Alfreda and Devon Keck, an African-American couple, contacted the FHC in 2004 to report their treatment at Kensington Court hotel. Testing by the Fair Housing Center supported their claim of discrimination based on race. Cooperating Attorney Stephen M. Dane filed the lawsuit on behalf of the Kecks. The case was assigned to Federal District Court Judge Robert Cleland.
The couple tried unsuccessfully for three months to reserve the Kensington Court hotel in Ann Arbor, Michigan for their wedding reception. The Kecks were never permitted to place a deposit, sign a contract, or even schedule an appointment with the hotel’s wedding specialist.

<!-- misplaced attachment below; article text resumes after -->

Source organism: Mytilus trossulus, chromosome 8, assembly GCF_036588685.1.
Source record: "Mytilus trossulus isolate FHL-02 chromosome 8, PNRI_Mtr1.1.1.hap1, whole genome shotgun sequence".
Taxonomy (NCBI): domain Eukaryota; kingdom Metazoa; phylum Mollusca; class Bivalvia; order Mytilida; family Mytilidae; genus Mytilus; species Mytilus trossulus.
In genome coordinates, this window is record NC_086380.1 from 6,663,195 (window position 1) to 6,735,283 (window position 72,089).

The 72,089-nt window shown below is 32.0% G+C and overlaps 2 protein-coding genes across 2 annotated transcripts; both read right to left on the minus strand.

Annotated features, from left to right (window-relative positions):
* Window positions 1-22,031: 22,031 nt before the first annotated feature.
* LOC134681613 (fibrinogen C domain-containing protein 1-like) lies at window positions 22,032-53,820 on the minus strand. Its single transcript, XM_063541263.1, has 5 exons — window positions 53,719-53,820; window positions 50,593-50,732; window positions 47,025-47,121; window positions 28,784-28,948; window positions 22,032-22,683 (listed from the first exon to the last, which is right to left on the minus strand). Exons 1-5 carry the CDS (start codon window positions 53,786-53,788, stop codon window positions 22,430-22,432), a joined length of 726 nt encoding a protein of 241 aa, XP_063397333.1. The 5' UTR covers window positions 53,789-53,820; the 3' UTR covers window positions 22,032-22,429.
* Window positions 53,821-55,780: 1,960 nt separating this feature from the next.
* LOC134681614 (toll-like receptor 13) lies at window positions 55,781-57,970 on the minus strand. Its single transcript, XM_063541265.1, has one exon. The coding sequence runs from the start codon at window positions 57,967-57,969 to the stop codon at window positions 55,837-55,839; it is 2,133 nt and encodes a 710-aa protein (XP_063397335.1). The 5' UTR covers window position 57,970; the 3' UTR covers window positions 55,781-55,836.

The District Court granted defendants’ motion for summary judgment, but the United States Court of Appeals for the Sixth Circuit reversed in a rare appellate decision addressing the elements of a prima facie case of race discrimination in a retail establishment. The appellate court held that a plaintiff need not rely exclusively on showing differential treatment of similarly situated customers to raise an inference of discrimination. Rather, in the retail establishment context, a plaintiff can survive summary judgment by showing that the defendant’s behavior “was so profoundly contrary to its financial interests, and so far outside of widely accepted business norms,” that the conduct supports a rational inference of discrimination. The case was settled after the appellate decision.
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